I’m not exactly sure when the terms “search engine” and “Google” became synonymous, but I’d like to point out that there are many other search engines out there that add even more value than Google.
I’m not talking about the sites that do the same exact thing as Google, either. Sure, Yahoo and Bing are great search engines, but I can think of several different tools marketers use on a regular basis that can easily fit in this classification. That’s why I went hunting for some additional search engines that can greatly assist you and your marketing efforts on a daily basis even more than Google itself!
Here are some of my favorite search engines that will help you improve your marketing.
Search Engines for Content Marketing
If you’ve written content for your website before, you know the challenges of coming up with good content that converts. Finding keywords or even general topics to write about can be difficult depending on what industry you are in.
At WebFX, we’ve dealt with plenty of challenging industries. Here’s just a few of the tools we use to help find great topics that make our clients more money!
Doing some simple keyword research prior to creating any content is always worth your time. Building content around long-tail searches will often result in better rankings and higher conversions for your site. Keywordtool.io allows you to find those long-tail keywords in a snap.
Search for a vague term related to your website, and keywordtool.io will generate a long list of suggestions that are based on Google’s auto-suggest feature. Only terms that are frequently searched show up in the auto-suggest data, so you are sure to be getting quality keywords back from this tool. A quick search can quickly result in more than 700 different suggestions!
Pro-tip: You can find even more suggestions if you add in helper words like “how” or “what” before your keyword. You could also use the auto-suggest wildcard character “_” in your search phrases to come up with even more highly targeted results!
Google Keyword Planner
Since you’ve just found a list of keywords from keywordtool.io, why not throw them into Google’s Keyword Planner? Google does give away some juicy data, and the Keyword Planner is one of the main sources for finding just how many times a particular keyword is searched each month.
Knowing monthly traffic data is one thing, but that is just the beginning to a wealth of information provided by the tool. There are several ways to actually discover additional keywords within the tool itself. Input a competitors domain name or even a wikipedia article to discover some untapped keywords for your site. Or just enter a broad topic and let the tool come up with a few more ideas for you!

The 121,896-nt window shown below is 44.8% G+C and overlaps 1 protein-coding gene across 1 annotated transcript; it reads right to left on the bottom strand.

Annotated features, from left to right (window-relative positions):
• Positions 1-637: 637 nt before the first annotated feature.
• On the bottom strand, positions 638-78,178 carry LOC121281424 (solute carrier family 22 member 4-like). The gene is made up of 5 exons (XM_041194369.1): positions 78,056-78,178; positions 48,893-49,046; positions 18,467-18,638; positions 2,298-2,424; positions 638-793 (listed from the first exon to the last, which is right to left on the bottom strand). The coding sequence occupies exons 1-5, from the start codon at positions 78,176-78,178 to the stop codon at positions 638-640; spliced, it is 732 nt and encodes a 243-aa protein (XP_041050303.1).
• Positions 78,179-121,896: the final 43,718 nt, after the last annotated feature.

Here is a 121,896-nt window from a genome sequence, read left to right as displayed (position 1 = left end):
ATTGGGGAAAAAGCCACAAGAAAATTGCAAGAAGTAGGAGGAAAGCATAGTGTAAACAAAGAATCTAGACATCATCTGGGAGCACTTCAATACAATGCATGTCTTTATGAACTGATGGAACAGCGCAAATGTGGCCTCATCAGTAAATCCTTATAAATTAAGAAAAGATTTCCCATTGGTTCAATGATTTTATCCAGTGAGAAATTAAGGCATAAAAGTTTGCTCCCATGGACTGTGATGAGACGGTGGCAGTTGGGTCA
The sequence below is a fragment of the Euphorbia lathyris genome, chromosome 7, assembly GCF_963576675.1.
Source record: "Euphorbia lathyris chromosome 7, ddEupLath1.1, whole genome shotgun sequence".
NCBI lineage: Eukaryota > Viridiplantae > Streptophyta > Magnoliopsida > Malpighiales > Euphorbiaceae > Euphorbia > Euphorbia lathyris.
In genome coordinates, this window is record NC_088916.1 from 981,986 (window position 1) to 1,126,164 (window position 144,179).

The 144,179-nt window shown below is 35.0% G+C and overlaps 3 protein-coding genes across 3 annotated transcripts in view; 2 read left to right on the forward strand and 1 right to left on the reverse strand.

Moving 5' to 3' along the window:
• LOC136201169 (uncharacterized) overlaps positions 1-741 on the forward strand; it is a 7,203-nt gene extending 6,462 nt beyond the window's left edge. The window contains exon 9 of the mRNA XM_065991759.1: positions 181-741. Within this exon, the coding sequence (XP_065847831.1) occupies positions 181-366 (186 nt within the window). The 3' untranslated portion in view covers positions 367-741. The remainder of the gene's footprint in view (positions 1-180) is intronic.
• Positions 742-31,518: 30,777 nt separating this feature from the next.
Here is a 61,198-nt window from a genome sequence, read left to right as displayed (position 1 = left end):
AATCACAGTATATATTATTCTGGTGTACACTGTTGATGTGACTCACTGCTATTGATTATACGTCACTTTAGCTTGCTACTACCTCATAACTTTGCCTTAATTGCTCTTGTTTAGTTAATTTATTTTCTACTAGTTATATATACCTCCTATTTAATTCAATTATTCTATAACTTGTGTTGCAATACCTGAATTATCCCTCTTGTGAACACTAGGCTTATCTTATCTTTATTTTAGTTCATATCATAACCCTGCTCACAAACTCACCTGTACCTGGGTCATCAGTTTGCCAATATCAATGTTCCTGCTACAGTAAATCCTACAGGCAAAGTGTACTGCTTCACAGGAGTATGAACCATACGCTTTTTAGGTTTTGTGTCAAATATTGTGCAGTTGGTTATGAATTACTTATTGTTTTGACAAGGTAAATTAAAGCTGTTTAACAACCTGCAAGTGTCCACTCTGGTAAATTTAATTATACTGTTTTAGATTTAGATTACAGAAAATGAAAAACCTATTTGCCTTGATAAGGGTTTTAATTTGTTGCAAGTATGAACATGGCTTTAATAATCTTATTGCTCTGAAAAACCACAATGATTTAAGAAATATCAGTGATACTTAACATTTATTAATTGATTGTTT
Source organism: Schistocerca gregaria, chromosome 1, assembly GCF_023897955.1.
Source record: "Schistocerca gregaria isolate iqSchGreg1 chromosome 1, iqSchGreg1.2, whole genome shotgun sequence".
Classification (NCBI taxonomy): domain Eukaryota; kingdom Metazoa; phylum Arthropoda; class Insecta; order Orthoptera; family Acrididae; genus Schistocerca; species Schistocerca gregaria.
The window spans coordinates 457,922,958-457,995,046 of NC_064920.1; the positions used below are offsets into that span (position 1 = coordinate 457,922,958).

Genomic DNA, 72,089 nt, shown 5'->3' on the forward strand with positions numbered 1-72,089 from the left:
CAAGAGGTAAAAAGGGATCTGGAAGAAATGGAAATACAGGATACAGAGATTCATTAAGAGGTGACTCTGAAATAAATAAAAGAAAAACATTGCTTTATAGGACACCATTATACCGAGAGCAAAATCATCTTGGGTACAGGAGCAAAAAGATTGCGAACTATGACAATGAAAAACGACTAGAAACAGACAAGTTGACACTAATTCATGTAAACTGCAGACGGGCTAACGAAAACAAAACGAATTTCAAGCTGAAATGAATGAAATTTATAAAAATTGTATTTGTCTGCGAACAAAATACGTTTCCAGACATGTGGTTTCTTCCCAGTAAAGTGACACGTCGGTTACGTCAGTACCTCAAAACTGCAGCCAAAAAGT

I can’t say enough good things about Buzzsumo. (If you’d like a full tutorial, click that link!) The fact is that they know content marketing and the things we marketers need to make our jobs easier.
Searching for your industry’s valuable keywords in this tool will result in some of the best places to get inspiration for what kinds of things should be on your website.
Sometimes being on the cutting edge will put you ahead of the competition. For timely information and up to date news, reddit is your best bet. It can also be a great place to find hidden tips and ideas from users across the world.
Search reddit here and find relevant topics to write about, or even narrow the timeframe down to the day to get the latest info on your industry’s news.
Topsy Social Search
Speaking of timely and trending information, Topsy is another must check tool for finding recent and relevant information. Much like Buzzsumo, this tool uses massive amounts of social data to show recent trending tweets, links, images, and even videos.
Quickly find industry influencers and take it to the next level. Where this tool stands out is in the advanced searching capabilities. With an advanced search, you can use the influencers you’ve just found to find even deeper content that they seem to latch onto and share the most.
Creative Commons Search
Ever need an image for your content but don’t want to buy a stock photo? Maybe you need a video or audio clip as well.
The Creative Commons tool allows you to look for this type of free use content on many different platforms. Search royalty-free images on Google, Flickr, and Wikipedia or look for free audio files from SoundCloud and YouTube.
Creative Commons doesn’t hold all the information within their site. Rather, it is a gateway to easily find usable content within the sites themselves as each search will lead you to a customized search within each individual platform. For example, searching for “puppy” and selecting images will lead you to the Creative Commons licensed images of puppies on Flickr:
Outreach Search Engines
Finding out who will be interested in your content is a crucial step in your content creating process. A few of the tools already mentioned above will help you out in finding major influencers in your industry to create a relationship with in hopes of connecting with in the future.